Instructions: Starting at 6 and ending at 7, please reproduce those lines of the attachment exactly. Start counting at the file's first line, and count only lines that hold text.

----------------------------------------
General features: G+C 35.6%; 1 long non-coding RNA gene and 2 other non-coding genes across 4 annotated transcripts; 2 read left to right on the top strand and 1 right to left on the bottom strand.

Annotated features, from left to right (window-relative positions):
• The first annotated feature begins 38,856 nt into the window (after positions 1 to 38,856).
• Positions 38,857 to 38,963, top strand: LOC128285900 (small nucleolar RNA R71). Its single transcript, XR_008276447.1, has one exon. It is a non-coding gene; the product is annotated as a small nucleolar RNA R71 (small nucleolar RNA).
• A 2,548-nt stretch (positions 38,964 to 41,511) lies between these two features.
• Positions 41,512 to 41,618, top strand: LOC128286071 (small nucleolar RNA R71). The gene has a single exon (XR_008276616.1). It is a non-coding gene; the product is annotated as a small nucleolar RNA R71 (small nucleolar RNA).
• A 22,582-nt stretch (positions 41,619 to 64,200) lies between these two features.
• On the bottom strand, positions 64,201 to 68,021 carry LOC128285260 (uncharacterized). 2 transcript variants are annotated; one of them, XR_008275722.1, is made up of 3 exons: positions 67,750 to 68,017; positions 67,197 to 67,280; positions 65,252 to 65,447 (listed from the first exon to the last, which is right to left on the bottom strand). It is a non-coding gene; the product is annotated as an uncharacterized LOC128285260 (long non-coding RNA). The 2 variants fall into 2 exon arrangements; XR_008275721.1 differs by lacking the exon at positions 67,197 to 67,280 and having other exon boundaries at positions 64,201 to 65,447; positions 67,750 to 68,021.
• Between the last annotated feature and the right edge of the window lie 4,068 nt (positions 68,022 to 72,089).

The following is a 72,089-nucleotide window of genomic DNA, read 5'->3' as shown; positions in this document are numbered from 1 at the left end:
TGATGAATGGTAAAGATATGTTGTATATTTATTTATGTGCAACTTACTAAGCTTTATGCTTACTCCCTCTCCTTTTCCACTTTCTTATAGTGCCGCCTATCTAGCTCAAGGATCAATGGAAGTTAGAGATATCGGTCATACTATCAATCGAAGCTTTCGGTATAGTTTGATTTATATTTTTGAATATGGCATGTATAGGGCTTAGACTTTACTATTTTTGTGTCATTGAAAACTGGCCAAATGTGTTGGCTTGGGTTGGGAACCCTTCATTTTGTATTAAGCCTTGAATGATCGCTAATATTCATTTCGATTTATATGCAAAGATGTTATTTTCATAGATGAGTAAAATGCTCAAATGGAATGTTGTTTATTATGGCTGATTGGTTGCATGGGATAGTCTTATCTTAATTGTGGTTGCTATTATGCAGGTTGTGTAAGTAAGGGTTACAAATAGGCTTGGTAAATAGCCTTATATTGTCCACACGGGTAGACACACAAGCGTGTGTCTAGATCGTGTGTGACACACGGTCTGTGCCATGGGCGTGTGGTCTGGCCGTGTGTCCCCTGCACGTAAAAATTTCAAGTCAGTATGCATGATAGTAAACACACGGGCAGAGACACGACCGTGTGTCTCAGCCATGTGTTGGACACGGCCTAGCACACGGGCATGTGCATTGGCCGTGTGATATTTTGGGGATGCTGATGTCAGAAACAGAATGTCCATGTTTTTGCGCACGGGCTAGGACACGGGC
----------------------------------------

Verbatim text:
• Positions 41,512 to 41,618, top strand: LOC128286071 (small nucleolar RNA R71). The gene has a single exon (XR_008276616.1). It is a non-coding gene; the product is annotated as a small nucleolar RNA R71 (small nucleolar RNA).
• A 22,582-nt stretch (positions 41,619 to 64,200) lies between these two features.